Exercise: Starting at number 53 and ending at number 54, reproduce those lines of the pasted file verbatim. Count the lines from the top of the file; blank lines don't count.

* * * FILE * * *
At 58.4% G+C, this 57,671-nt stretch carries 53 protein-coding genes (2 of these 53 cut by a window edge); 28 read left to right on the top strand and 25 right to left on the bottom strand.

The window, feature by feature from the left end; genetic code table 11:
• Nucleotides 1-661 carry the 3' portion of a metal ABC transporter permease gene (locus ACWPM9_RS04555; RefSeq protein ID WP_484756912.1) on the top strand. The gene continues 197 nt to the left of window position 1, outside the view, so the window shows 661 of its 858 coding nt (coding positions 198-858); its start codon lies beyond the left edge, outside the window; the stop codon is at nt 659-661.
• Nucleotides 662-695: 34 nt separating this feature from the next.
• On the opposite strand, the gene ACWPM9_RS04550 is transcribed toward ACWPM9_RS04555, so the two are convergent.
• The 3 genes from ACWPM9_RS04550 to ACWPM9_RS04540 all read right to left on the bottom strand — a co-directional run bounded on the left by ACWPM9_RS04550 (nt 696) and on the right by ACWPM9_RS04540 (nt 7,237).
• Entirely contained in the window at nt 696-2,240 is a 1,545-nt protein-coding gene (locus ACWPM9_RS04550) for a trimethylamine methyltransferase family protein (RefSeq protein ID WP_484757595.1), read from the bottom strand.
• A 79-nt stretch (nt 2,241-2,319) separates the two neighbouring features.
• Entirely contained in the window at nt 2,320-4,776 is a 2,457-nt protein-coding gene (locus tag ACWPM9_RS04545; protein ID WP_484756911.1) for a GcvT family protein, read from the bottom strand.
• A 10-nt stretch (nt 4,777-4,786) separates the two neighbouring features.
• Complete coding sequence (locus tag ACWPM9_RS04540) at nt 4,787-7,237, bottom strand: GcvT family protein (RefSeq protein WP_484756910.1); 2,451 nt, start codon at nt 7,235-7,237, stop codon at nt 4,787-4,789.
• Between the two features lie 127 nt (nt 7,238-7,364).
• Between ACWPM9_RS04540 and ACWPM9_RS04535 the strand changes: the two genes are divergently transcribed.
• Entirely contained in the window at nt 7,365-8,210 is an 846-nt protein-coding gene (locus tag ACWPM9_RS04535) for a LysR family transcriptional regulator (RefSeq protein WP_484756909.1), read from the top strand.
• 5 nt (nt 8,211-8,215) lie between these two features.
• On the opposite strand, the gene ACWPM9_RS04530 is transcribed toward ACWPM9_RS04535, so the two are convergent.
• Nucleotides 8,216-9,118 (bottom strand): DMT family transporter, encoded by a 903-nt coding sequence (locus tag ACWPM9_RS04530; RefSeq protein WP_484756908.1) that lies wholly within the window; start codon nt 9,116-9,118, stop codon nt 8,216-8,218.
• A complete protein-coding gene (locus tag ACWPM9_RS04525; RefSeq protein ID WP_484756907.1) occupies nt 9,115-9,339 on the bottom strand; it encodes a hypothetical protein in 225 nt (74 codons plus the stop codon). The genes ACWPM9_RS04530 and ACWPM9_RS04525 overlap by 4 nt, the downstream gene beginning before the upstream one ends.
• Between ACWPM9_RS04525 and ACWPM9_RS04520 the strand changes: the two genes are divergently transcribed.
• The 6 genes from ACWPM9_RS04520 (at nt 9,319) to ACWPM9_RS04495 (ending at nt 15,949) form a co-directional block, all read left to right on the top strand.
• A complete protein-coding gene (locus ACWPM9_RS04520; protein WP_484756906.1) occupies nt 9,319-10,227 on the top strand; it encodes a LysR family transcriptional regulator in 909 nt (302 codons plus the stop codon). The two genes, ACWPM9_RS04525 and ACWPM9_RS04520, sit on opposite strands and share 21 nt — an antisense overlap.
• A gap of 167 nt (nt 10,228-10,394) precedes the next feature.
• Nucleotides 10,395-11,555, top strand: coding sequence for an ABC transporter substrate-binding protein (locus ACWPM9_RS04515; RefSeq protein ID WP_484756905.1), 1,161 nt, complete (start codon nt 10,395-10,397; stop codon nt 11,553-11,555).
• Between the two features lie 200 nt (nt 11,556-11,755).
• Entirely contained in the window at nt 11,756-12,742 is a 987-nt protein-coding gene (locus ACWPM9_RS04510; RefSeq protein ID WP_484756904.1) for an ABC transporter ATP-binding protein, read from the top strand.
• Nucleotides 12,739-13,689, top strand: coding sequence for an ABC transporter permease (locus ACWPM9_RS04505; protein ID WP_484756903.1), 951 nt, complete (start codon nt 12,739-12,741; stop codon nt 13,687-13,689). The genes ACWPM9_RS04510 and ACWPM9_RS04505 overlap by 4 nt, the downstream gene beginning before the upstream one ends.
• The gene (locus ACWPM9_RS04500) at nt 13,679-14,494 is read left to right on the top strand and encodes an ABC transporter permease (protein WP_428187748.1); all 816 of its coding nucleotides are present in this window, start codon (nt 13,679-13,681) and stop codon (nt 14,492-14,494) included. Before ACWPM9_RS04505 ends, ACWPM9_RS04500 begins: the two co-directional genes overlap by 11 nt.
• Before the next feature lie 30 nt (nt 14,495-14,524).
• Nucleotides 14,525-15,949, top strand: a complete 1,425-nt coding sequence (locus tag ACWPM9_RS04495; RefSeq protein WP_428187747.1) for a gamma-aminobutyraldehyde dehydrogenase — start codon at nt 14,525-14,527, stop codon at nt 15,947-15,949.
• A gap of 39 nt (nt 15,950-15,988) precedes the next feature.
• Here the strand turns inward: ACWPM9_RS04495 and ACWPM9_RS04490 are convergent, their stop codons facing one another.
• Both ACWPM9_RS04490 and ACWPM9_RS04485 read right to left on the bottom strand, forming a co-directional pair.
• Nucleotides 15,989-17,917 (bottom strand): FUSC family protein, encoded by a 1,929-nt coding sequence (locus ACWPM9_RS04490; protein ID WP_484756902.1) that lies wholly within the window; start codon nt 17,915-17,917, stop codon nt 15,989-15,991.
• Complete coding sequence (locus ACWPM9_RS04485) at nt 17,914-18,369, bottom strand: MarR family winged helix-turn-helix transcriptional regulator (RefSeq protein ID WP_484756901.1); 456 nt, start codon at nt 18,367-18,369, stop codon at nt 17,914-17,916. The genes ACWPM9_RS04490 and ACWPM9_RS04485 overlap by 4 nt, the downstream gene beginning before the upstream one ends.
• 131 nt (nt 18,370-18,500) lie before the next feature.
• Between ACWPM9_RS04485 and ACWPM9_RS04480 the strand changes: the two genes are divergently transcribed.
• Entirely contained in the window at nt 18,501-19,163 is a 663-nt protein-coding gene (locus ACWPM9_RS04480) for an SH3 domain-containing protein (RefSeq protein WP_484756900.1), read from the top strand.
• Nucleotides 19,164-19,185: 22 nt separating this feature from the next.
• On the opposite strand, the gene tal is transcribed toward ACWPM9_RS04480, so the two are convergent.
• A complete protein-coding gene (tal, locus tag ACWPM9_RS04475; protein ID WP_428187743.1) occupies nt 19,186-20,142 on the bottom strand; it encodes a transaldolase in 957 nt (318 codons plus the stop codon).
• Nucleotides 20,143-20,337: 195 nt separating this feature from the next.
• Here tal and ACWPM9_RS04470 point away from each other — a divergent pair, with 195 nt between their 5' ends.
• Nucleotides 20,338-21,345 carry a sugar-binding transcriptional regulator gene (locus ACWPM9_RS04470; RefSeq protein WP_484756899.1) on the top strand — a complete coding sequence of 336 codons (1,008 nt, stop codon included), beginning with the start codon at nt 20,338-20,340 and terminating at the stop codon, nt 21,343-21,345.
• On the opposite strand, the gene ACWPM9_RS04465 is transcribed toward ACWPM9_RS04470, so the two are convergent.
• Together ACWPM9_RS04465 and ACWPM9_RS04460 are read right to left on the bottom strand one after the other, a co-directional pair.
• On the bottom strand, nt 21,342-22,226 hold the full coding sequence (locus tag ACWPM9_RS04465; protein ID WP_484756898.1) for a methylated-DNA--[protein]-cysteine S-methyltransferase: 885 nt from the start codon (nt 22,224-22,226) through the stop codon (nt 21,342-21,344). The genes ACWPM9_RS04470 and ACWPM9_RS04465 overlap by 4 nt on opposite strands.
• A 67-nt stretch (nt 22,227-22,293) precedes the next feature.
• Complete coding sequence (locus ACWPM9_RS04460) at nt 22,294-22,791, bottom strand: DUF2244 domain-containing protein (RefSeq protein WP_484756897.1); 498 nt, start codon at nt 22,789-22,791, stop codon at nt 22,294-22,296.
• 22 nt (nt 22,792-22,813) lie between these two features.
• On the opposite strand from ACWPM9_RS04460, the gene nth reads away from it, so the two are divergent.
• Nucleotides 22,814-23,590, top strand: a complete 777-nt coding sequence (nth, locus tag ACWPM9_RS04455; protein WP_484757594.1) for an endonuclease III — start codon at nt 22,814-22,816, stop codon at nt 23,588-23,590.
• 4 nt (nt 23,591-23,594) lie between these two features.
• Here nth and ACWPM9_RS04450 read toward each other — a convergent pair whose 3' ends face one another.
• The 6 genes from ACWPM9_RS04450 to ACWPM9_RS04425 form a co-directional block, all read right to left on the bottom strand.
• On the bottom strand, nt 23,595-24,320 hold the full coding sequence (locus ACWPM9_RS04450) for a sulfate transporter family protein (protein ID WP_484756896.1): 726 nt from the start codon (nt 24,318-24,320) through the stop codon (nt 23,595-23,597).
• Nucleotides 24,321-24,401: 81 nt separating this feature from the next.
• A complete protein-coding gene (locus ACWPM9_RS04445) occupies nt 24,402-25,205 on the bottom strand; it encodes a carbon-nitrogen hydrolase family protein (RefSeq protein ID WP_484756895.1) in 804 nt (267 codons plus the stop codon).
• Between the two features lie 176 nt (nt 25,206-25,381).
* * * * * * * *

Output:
• Here nth and ACWPM9_RS04450 read toward each other — a convergent pair whose 3' ends face one another.
• The 6 genes from ACWPM9_RS04450 to ACWPM9_RS04425 form a co-directional block, all read right to left on the bottom strand.